Batman (1989)

batman poster 1989 movie
9.0 Overall Score
Story: 9/10
Acting: 9/10
Visuals: 9/10

Jack Nicholson, Tim Burton's Gotham

Not as edgy as it was in 1989

Movie Info

Movie Name: Batman

Studio: Warner Bros.

Genre(s): Comic Book/Action/Adventure

Release Date(s): June 23, 1989

MPAA Rating: PG-13

batman vicki vale kim basinger michael keaton

Where does he get those wonderful toys?

Gotham City has a problem with crime, but now crime has a problem with the Batman.  A mysterious figure is luring the rooftops and the criminals are starting to get scared.  When crime lord Grissom (Jack Palance) sets his lackey Jack Napier (Jack Nicholson) up, an accident occurs in the battle with Batman (Michael Keaton)…leaving Jack far more dangerous as the Joker who has no restraints and a deadly sense of humor.  Gotham is in real trouble and reporter Alexander Knox (Robert Wuhl) and photographer Vicki Vale (Kim Basinger) are trying to unwrap the secret of the Dark Knight while Vicki finds herself entangled in another mystery of the enigmatic and wealthy Bruce Wayne.  The Joker has plans for Gotham City and Gotham’s only hope could be Batman!

Directed by Tim Burton, Batman is a DC Comics superhero movie.  The film was a blockbuster and released to positive reviews.  It won an Academy Award for Best Art Direction-Set Decoration.

batman joker jack nicholson

Love that Joker!

Star Wars was the movie growing up by 1989, most franchises were either winding down or finished.  Batman showed hope.  A big screen comic book movie was a rarity and the movies that had been released were questionable at best following Superman II.  The movie represents a spark that had the coming together of a hero everyone loved and an up-and-coming director.

The movie tells a classic Batman story.  It features the origin of the character (which hadn’t been told a million times at this point on screen) and an origin story for his most famous villain.  The two set-off in an epic good-vs-evil story where the hero isn’t in the bright light but the shadows while the villain loves a show.  It was a perfect story to wrap of the 1980s which was all about opulence and greed (which ironically Bruce Wayne is richer than anyone).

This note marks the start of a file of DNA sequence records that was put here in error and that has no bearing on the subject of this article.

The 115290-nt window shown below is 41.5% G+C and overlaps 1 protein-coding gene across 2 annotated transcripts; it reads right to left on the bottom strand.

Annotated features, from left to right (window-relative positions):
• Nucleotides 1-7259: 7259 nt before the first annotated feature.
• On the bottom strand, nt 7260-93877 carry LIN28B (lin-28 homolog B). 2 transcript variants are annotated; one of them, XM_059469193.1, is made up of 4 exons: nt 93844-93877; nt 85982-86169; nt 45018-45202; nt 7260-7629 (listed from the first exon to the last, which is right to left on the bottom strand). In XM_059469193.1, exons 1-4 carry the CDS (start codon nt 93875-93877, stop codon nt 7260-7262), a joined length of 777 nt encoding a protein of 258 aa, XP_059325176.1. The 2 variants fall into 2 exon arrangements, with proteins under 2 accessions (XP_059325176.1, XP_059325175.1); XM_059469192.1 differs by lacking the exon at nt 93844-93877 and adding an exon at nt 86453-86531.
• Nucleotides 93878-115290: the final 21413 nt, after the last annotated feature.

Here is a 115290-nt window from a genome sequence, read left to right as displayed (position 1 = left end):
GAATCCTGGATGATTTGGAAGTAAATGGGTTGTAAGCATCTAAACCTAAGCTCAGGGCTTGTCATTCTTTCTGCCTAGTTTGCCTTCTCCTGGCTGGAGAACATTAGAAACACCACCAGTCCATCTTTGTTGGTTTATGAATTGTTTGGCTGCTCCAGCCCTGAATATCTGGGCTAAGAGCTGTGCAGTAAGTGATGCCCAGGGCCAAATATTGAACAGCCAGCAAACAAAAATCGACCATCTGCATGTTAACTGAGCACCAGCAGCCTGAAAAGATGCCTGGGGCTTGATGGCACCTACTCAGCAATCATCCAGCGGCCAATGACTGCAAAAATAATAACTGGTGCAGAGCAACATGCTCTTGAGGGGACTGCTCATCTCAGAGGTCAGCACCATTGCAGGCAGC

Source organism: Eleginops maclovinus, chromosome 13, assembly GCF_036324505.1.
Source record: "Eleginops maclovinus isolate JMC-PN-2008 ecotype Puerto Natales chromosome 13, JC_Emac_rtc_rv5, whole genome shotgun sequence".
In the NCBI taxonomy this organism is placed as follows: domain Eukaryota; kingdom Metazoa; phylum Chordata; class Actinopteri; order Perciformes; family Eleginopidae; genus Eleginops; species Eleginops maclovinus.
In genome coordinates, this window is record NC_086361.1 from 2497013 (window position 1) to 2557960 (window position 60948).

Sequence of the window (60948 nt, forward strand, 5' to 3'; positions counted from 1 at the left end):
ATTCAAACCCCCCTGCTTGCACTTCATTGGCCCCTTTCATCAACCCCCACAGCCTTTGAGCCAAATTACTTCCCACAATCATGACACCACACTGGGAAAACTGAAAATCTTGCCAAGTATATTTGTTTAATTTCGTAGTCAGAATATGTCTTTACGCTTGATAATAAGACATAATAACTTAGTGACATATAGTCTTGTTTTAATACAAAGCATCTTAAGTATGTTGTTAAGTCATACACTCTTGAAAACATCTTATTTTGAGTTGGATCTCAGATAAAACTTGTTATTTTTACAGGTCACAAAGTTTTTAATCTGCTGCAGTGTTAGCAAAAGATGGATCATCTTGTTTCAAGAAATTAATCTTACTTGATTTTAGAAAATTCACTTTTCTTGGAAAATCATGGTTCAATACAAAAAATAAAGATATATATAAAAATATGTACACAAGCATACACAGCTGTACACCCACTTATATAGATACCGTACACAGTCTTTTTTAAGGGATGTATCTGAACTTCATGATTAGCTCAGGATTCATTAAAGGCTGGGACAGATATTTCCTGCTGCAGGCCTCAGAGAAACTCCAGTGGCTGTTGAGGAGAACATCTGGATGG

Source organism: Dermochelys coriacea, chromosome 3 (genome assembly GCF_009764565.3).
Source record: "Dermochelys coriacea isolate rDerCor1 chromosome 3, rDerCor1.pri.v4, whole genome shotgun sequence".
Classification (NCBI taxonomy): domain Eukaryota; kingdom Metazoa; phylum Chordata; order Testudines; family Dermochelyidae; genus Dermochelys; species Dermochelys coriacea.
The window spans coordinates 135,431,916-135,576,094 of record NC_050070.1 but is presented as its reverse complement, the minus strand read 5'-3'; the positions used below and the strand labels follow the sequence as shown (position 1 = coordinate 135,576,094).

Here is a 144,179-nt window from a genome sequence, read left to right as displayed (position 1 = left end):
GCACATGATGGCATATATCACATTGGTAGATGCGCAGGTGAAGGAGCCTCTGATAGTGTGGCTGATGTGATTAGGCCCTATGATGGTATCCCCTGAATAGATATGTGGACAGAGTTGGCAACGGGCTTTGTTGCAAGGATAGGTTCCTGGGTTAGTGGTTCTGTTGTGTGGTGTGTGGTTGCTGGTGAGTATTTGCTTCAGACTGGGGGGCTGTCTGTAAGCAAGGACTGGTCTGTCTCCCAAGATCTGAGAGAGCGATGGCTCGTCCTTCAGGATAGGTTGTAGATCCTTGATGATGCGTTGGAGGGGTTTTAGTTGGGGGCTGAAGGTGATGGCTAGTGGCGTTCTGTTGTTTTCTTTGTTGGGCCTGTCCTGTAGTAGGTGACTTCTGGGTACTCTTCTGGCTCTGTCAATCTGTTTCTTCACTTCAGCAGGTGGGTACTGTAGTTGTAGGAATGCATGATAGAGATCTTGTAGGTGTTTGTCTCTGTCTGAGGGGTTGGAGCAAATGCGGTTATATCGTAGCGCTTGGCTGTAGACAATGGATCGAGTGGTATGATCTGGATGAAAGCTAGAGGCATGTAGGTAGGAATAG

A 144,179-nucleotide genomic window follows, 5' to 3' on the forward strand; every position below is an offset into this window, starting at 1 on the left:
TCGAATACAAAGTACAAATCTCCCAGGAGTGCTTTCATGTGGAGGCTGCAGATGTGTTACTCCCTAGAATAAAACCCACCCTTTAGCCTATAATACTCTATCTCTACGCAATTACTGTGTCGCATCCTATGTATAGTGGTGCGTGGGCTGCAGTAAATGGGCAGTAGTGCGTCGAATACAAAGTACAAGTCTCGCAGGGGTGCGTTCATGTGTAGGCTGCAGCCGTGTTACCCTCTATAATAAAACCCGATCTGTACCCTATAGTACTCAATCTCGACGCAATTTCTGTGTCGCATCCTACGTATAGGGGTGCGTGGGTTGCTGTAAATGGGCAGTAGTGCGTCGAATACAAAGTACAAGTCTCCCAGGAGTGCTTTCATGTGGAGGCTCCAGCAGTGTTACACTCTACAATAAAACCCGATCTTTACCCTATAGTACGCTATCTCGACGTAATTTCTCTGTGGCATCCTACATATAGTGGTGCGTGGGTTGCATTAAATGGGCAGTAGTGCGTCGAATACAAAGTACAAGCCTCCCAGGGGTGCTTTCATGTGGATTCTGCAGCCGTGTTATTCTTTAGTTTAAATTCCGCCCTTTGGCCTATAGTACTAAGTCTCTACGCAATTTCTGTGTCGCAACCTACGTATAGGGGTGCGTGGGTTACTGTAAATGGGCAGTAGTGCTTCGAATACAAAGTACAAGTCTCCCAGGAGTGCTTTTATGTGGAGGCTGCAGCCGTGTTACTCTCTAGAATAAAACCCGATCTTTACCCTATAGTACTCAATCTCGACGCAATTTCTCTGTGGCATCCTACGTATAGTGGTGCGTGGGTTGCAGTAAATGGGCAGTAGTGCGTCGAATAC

The casting was a big question mark when it was announced.  Everyone denounced Michael Keaton (aka Beetlejuice and Mr. Mom) as the Dark Knight, but now he’s often heralded by fans as the best Batman.  Casting Jack Nicholson as the Joker was perfect and Nicholson ate up the role like the other actors who followed him.  Kim Basinger’s shiny glow is a perfect contrast to the darkness of Batman costume and Gotham.  The movie also features good supporting actors including Robert Wuhl, Pat Hingle, Billy Dee Williams, Michael Gough, Jerry Hall, and Tracey Walter.

batman ending batsignal

Ok, even if he sleeps in until noon, I bet Batman finds himself falling asleep behind the wheel of the Batmobile

The visuals also come together with the story.  Lots of the story and the look were based on The Dark Knight Returns and Batman:  The Killing Joke, but there is still an undercurrent of the “fun” 1960s Batman that combines with darkness into a strange blend.  Later sequels tried to boost the camp with bad results but Burton’s Batman gets the combination of gothic Gotham and humor right.

Batman is a classic.  It’s quotable, and love it or hate it, Prince (RIP) provided a unique and different soundtrack.  I ODed on it a bit in the 1990s (it was one of the VCR-DVD-Blu-Ray titles where I had to get it every time a new format came out), but watching it again with some space and a slew of comic book movies to compare it to is a fun ride.  The movie doesn’t seem as dark as it did in 1989, but it has something that many of the current comic book movies are missing…fun and unpredictability.  Burton continued directing for Batman Returns in 1992.

Related Links:

Batman Returns (1992)

Batman Forever (1995)

Batman & Robin (1997)

Author: JPRoscoe View all posts by
Follow me on Twitter @JPRoscoe76! Loves all things pop-culture especially if it has a bit of a counter-culture twist. Plays video games (basically from the start when a neighbor brought home an Atari 2600), comic loving (for almost 30 years), and a true critic of movies. Enjoys the art house but also isn't afraid to let in one or two popular movies at the same time.

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